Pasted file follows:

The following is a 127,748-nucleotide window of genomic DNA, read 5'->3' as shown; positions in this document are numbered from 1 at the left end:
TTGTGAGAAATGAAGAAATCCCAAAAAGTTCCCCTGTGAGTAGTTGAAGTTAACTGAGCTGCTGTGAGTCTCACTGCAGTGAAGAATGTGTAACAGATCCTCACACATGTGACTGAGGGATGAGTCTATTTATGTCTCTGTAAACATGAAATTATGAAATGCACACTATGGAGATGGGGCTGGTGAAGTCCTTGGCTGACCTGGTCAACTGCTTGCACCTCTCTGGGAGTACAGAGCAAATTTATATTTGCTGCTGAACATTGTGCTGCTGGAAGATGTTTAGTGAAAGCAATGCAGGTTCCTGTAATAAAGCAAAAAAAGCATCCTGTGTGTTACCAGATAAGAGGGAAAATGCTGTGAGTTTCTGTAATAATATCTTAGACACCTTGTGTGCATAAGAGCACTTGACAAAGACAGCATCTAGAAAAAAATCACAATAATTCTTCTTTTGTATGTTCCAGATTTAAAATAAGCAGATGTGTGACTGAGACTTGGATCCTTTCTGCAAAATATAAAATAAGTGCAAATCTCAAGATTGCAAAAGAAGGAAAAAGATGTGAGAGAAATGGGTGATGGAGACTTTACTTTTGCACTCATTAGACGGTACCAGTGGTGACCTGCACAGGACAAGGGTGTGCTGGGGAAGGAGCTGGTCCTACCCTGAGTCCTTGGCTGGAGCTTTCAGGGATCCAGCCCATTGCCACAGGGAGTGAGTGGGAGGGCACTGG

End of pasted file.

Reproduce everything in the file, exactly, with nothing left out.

The following is a 127,748-nucleotide window of genomic DNA, read 5'->3' as shown; positions in this document are numbered from 1 at the left end:
TTGTGAGAAATGAAGAAATCCCAAAAAGTTCCCCTGTGAGTAGTTGAAGTTAACTGAGCTGCTGTGAGTCTCACTGCAGTGAAGAATGTGTAACAGATCCTCACACATGTGACTGAGGGATGAGTCTATTTATGTCTCTGTAAACATGAAATTATGAAATGCACACTATGGAGATGGGGCTGGTGAAGTCCTTGGCTGACCTGGTCAACTGCTTGCACCTCTCTGGGAGTACAGAGCAAATTTATATTTGCTGCTGAACATTGTGCTGCTGGAAGATGTTTAGTGAAAGCAATGCAGGTTCCTGTAATAAAGCAAAAAAAGCATCCTGTGTGTTACCAGATAAGAGGGAAAATGCTGTGAGTTTCTGTAATAATATCTTAGACACCTTGTGTGCATAAGAGCACTTGACAAAGACAGCATCTAGAAAAAAATCACAATAATTCTTCTTTTGTATGTTCCAGATTTAAAATAAGCAGATGTGTGACTGAGACTTGGATCCTTTCTGCAAAATATAAAATAAGTGCAAATCTCAAGATTGCAAAAGAAGGAAAAAGATGTGAGAGAAATGGGTGATGGAGACTTTACTTTTGCACTCATTAGACGGTACCAGTGGTGACCTGCACAGGACAAGGGTGTGCTGGGGAAGGAGCTGGTCCTACCCTGAGTCCTTGGCTGGAGCTTTCAGGGATCCAGCCCATTGCCACAGGGAGTGAGTGGGAGGGCACTGG